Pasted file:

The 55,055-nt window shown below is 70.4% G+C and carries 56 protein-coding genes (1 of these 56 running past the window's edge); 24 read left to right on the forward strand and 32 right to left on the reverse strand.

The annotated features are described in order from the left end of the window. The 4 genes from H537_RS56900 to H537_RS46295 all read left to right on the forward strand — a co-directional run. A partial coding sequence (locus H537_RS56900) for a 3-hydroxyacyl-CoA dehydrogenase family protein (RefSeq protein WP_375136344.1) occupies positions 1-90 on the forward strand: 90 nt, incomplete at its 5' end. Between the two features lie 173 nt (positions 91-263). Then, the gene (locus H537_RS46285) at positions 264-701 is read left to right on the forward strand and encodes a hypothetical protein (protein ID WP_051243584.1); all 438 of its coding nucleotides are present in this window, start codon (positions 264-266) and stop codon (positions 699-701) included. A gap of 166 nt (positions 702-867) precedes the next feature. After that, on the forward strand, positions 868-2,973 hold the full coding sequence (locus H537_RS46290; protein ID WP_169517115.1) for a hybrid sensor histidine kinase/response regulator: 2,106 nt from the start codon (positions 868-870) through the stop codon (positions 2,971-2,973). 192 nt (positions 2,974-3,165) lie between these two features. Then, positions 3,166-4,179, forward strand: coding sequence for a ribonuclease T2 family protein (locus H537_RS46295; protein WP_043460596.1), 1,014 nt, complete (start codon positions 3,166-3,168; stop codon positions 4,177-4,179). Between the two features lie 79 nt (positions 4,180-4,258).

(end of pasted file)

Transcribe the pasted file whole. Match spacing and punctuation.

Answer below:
The 55,055-nt window shown below is 70.4% G+C and carries 56 protein-coding genes (1 of these 56 running past the window's edge); 24 read left to right on the forward strand and 32 right to left on the reverse strand.

The annotated features are described in order from the left end of the window. The 4 genes from H537_RS56900 to H537_RS46295 all read left to right on the forward strand — a co-directional run. A partial coding sequence (locus H537_RS56900) for a 3-hydroxyacyl-CoA dehydrogenase family protein (RefSeq protein WP_375136344.1) occupies positions 1-90 on the forward strand: 90 nt, incomplete at its 5' end. Between the two features lie 173 nt (positions 91-263). Then, the gene (locus H537_RS46285) at positions 264-701 is read left to right on the forward strand and encodes a hypothetical protein (protein ID WP_051243584.1); all 438 of its coding nucleotides are present in this window, start codon (positions 264-266) and stop codon (positions 699-701) included. A gap of 166 nt (positions 702-867) precedes the next feature. After that, on the forward strand, positions 868-2,973 hold the full coding sequence (locus H537_RS46290; protein ID WP_169517115.1) for a hybrid sensor histidine kinase/response regulator: 2,106 nt from the start codon (positions 868-870) through the stop codon (positions 2,971-2,973). 192 nt (positions 2,974-3,165) lie between these two features. Then, positions 3,166-4,179, forward strand: coding sequence for a ribonuclease T2 family protein (locus H537_RS46295; protein WP_043460596.1), 1,014 nt, complete (start codon positions 3,166-3,168; stop codon positions 4,177-4,179). Between the two features lie 79 nt (positions 4,180-4,258).